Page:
Archive for June 2014

Universities and cultural regeneration

June 24, 2014

My university, Robert Gordon University, will today launch a major report on how to promote cultural regeneration in the North-East of Scotland. This report was produced by a working group I established last year, chaired by Professor Paul Harris of RGU’s Gray’s School of Art. What follows below is the Foreword I wrote for the report.

‘From the very earliest days of higher education history, universities have been centres of cultural engagement and development. Towns and cities grew around higher learning establishments, and the scholarship nurtured in the universities often provided the roots for local arts and culture. That is still largely true today: almost every city that has a major cultural offering also has world-class universities.

I take the view, as Principal of Robert Gordon University, that this institution has a special relationship with its city and its region, and that it must give expression to this through its contribution to local culture and through its leadership in debates about how that culture and creativity can be further enriched. It was with this in mind that I established the working group that has produced this very valuable report.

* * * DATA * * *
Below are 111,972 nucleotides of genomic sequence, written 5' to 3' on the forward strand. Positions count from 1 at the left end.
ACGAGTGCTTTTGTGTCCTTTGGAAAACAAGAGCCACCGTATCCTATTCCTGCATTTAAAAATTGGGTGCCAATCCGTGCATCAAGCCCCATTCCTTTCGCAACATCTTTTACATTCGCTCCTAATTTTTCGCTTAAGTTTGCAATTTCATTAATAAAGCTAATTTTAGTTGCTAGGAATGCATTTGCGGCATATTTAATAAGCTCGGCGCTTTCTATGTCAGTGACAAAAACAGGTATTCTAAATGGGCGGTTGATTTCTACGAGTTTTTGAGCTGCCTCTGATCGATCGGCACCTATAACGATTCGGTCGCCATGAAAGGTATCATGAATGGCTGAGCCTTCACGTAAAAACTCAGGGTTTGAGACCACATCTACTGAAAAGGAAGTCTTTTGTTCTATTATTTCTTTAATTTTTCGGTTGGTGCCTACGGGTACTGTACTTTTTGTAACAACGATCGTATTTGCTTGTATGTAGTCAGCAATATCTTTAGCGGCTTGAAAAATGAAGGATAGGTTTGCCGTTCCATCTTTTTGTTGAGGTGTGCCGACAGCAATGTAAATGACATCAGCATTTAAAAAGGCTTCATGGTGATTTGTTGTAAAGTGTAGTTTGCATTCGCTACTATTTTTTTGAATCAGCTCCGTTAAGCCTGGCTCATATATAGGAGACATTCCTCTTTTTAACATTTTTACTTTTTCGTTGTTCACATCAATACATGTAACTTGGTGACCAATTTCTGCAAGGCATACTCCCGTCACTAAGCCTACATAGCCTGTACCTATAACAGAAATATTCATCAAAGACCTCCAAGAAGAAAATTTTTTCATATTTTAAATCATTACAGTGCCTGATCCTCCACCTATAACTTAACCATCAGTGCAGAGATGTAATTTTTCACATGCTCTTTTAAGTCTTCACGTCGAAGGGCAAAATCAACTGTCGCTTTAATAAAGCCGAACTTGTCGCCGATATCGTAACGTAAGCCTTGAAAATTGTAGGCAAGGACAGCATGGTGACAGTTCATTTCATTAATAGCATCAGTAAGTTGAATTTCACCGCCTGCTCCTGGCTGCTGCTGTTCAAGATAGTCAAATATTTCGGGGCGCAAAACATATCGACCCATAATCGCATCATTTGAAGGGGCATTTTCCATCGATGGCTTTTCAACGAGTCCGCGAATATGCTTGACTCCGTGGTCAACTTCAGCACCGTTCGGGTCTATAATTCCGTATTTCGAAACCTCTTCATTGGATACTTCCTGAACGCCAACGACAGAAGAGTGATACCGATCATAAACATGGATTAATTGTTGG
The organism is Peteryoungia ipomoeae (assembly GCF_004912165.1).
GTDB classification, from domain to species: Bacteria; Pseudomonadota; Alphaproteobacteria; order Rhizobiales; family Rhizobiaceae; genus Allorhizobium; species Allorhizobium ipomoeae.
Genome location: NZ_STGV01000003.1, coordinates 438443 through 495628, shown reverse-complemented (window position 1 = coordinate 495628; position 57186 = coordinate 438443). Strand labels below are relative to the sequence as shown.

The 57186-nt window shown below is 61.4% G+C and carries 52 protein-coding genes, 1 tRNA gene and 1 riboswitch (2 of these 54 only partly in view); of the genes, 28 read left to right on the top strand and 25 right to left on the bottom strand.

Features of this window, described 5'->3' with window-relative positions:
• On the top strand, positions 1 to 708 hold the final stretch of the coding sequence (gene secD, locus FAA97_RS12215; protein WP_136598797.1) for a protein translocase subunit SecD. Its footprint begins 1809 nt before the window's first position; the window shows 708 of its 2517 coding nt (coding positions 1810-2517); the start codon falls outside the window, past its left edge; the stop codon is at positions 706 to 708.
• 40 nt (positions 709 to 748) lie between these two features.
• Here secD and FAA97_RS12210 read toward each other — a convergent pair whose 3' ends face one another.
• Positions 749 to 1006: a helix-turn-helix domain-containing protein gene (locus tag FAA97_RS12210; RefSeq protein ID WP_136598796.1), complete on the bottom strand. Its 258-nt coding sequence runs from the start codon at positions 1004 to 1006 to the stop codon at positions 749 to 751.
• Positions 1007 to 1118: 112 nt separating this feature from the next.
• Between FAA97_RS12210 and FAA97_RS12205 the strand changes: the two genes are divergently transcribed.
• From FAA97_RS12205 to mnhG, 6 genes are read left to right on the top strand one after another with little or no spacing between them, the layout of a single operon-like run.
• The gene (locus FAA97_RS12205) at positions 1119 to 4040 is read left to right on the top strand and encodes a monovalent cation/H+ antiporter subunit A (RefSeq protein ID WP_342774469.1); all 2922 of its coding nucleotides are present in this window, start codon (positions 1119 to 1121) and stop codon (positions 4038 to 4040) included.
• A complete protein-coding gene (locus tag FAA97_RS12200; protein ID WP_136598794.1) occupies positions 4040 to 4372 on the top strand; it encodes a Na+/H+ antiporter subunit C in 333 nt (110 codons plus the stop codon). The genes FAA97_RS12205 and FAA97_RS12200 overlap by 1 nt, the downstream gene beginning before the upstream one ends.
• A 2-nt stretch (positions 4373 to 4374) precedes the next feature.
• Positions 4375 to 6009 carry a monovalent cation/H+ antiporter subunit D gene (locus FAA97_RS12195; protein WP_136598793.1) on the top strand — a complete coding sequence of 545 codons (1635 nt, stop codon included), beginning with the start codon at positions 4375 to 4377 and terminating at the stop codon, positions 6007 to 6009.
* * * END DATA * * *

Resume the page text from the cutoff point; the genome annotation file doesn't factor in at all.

It is my hope that the assessment of our cultural future set out in this report, and the recommendations made therein, will provide a valuable contribution to the future of the North-East of Scotland more generally.

I am most grateful to Professor Paul Harris and to the team which produced this report. Moreover, on behalf of RGU I can give an undertaking that we will continue to work with the community of the North-East and with all other key stakeholders to ensure that together we can indeed create a new North.’

Universities have a responsibility to keep arts and culture alive. What RGU hopes and intends to do in the North-East of Scotland should be done by every university in every place. This allows us to be true to our intellectual mission, but also to give extra substance to the need for regional development and a good quality of life.